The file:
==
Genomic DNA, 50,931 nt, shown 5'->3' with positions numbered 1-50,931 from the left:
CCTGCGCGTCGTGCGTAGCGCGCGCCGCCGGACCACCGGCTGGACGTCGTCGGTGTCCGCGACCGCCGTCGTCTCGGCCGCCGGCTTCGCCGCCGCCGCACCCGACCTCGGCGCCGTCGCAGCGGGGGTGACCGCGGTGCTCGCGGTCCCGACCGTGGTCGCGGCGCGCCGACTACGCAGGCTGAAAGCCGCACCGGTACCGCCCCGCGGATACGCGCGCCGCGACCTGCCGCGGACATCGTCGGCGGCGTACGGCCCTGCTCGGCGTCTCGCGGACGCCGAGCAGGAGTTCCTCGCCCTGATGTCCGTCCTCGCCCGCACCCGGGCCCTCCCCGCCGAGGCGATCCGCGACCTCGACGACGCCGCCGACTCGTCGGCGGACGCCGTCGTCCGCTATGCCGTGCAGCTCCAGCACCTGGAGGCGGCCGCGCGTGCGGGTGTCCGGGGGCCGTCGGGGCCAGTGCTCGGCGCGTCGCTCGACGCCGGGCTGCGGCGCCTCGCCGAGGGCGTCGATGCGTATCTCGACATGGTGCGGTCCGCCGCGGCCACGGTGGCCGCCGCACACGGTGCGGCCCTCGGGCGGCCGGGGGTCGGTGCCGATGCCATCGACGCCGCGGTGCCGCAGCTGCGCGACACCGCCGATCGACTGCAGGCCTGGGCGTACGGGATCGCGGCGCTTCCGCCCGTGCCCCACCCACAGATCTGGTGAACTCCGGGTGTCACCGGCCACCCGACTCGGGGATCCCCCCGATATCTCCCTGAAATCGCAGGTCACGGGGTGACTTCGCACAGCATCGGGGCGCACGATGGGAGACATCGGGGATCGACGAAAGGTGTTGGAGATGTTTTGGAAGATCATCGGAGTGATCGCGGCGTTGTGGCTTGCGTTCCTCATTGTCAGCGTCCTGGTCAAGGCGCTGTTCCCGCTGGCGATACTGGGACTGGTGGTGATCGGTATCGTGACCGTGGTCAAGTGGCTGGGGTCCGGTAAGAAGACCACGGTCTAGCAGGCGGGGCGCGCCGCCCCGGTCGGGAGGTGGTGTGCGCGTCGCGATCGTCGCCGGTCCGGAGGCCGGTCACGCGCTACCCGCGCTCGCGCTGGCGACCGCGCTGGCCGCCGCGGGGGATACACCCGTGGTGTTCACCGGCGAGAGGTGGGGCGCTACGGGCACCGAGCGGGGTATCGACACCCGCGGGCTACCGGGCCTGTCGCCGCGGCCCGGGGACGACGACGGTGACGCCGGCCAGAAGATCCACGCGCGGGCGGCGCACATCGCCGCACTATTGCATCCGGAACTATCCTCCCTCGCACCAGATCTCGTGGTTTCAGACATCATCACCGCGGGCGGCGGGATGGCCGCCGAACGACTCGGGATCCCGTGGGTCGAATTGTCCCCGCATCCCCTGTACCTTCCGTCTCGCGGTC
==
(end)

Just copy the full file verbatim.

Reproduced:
Genomic DNA, 50,931 nt, shown 5'->3' with positions numbered 1-50,931 from the left:
CCTGCGCGTCGTGCGTAGCGCGCGCCGCCGGACCACCGGCTGGACGTCGTCGGTGTCCGCGACCGCCGTCGTCTCGGCCGCCGGCTTCGCCGCCGCCGCACCCGACCTCGGCGCCGTCGCAGCGGGGGTGACCGCGGTGCTCGCGGTCCCGACCGTGGTCGCGGCGCGCCGACTACGCAGGCTGAAAGCCGCACCGGTACCGCCCCGCGGATACGCGCGCCGCGACCTGCCGCGGACATCGTCGGCGGCGTACGGCCCTGCTCGGCGTCTCGCGGACGCCGAGCAGGAGTTCCTCGCCCTGATGTCCGTCCTCGCCCGCACCCGGGCCCTCCCCGCCGAGGCGATCCGCGACCTCGACGACGCCGCCGACTCGTCGGCGGACGCCGTCGTCCGCTATGCCGTGCAGCTCCAGCACCTGGAGGCGGCCGCGCGTGCGGGTGTCCGGGGGCCGTCGGGGCCAGTGCTCGGCGCGTCGCTCGACGCCGGGCTGCGGCGCCTCGCCGAGGGCGTCGATGCGTATCTCGACATGGTGCGGTCCGCCGCGGCCACGGTGGCCGCCGCACACGGTGCGGCCCTCGGGCGGCCGGGGGTCGGTGCCGATGCCATCGACGCCGCGGTGCCGCAGCTGCGCGACACCGCCGATCGACTGCAGGCCTGGGCGTACGGGATCGCGGCGCTTCCGCCCGTGCCCCACCCACAGATCTGGTGAACTCCGGGTGTCACCGGCCACCCGACTCGGGGATCCCCCCGATATCTCCCTGAAATCGCAGGTCACGGGGTGACTTCGCACAGCATCGGGGCGCACGATGGGAGACATCGGGGATCGACGAAAGGTGTTGGAGATGTTTTGGAAGATCATCGGAGTGATCGCGGCGTTGTGGCTTGCGTTCCTCATTGTCAGCGTCCTGGTCAAGGCGCTGTTCCCGCTGGCGATACTGGGACTGGTGGTGATCGGTATCGTGACCGTGGTCAAGTGGCTGGGGTCCGGTAAGAAGACCACGGTCTAGCAGGCGGGGCGCGCCGCCCCGGTCGGGAGGTGGTGTGCGCGTCGCGATCGTCGCCGGTCCGGAGGCCGGTCACGCGCTACCCGCGCTCGCGCTGGCGACCGCGCTGGCCGCCGCGGGGGATACACCCGTGGTGTTCACCGGCGAGAGGTGGGGCGCTACGGGCACCGAGCGGGGTATCGACACCCGCGGGCTACCGGGCCTGTCGCCGCGGCCCGGGGACGACGACGGTGACGCCGGCCAGAAGATCCACGCGCGGGCGGCGCACATCGCCGCACTATTGCATCCGGAACTATCCTCCCTCGCACCAGATCTCGTGGTTTCAGACATCATCACCGCGGGCGGCGGGATGGCCGCCGAACGACTCGGGATCCCGTGGGTCGAATTGTCCCCGCATCCCCTGTACCTTCCGTCTCGCGGTC